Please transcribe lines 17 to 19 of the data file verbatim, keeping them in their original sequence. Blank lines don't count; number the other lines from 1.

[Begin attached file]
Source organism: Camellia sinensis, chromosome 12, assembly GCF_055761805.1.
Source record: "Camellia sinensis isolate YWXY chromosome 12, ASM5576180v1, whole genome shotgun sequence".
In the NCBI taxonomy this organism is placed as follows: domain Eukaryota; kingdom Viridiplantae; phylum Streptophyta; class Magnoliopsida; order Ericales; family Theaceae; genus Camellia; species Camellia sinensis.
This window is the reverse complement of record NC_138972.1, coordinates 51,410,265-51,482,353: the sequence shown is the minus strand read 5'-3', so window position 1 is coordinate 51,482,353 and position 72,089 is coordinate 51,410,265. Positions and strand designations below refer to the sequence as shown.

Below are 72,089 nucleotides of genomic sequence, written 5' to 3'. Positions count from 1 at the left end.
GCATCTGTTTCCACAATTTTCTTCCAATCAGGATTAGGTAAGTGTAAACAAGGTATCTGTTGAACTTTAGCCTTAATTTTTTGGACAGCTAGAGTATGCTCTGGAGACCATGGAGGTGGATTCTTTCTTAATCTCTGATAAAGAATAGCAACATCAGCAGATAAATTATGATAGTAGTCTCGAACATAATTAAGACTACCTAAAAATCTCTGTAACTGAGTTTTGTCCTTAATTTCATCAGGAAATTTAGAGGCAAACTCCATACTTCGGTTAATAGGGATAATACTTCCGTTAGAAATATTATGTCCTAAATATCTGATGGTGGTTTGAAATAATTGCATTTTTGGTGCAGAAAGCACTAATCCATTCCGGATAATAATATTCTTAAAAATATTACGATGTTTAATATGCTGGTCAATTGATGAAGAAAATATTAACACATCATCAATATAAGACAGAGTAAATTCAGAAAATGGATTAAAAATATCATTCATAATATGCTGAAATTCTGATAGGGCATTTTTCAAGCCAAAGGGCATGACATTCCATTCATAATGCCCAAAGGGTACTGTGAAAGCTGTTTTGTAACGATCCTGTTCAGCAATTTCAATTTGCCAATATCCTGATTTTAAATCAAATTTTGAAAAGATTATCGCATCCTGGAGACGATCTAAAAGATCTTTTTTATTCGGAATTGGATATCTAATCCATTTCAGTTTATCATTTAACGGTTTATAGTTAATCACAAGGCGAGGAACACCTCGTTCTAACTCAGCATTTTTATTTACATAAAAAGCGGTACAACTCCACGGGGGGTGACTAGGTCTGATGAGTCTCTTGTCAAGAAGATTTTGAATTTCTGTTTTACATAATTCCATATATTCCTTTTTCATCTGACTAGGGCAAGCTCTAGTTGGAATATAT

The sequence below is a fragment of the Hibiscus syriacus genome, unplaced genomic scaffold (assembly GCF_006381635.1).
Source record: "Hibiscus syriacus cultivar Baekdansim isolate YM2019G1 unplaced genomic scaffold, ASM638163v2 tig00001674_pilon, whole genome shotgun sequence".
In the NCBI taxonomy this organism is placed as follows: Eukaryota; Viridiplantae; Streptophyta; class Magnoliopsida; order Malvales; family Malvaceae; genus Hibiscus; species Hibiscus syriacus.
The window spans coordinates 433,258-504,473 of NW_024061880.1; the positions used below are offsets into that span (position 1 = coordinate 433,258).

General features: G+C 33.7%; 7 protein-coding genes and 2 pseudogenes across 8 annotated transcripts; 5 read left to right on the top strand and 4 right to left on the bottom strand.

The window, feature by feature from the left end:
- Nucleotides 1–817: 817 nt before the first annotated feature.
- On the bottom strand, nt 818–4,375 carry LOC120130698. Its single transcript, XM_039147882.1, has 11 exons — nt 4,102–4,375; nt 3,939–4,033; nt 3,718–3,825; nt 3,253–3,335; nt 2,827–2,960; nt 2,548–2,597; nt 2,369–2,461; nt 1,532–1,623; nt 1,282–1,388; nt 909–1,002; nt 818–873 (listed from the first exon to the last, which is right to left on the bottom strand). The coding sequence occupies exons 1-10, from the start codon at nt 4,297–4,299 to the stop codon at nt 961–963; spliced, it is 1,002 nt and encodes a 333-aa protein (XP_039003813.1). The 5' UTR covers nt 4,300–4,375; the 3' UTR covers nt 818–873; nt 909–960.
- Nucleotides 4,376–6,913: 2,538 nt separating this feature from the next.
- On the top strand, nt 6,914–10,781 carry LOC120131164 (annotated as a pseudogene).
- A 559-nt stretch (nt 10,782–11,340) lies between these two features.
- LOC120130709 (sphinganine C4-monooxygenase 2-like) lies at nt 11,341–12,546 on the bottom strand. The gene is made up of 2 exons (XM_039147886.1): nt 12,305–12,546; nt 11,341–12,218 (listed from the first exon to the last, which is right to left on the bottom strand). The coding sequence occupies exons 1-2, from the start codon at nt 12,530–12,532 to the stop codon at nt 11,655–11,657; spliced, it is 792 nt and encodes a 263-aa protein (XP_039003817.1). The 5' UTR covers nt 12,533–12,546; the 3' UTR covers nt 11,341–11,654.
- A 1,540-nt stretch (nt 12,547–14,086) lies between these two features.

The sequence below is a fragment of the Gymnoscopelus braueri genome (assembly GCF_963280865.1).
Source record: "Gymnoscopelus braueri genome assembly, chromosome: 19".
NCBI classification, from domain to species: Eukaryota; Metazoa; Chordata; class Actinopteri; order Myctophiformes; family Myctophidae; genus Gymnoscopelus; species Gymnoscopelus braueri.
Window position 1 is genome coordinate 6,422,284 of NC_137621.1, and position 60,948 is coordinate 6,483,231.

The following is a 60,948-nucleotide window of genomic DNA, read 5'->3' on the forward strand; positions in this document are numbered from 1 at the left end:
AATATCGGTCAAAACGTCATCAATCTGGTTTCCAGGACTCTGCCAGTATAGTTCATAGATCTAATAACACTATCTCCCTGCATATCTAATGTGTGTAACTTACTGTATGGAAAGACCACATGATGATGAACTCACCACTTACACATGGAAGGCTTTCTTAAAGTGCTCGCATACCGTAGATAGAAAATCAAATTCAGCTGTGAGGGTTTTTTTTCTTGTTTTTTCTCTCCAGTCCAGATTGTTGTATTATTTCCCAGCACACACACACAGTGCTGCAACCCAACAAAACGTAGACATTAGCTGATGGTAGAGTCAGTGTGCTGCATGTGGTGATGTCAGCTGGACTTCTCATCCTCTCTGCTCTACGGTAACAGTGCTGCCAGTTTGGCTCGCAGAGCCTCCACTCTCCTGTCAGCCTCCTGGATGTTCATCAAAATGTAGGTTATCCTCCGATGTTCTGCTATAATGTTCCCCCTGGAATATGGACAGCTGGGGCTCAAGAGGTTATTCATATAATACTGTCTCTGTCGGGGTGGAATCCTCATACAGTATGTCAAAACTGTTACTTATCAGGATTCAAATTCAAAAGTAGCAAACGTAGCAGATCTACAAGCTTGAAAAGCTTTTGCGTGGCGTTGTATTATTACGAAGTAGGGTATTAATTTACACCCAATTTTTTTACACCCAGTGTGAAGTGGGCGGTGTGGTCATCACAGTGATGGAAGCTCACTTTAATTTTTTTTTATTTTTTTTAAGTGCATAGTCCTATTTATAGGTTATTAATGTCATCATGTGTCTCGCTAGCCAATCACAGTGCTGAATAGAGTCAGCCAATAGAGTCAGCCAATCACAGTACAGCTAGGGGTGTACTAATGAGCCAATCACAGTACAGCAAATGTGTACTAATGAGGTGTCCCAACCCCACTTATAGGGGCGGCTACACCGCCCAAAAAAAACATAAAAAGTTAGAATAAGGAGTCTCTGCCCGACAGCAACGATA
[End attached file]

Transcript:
- A 559-nt stretch (nt 10,782–11,340) lies between these two features.
- LOC120130709 (sphinganine C4-monooxygenase 2-like) lies at nt 11,341–12,546 on the bottom strand. The gene is made up of 2 exons (XM_039147886.1): nt 12,305–12,546; nt 11,341–12,218 (listed from the first exon to the last, which is right to left on the bottom strand). The coding sequence occupies exons 1-2, from the start codon at nt 12,530–12,532 to the stop codon at nt 11,655–11,657; spliced, it is 792 nt and encodes a 263-aa protein (XP_039003817.1). The 5' UTR covers nt 12,533–12,546; the 3' UTR covers nt 11,341–11,654.
- A 1,540-nt stretch (nt 12,547–14,086) lies between these two features.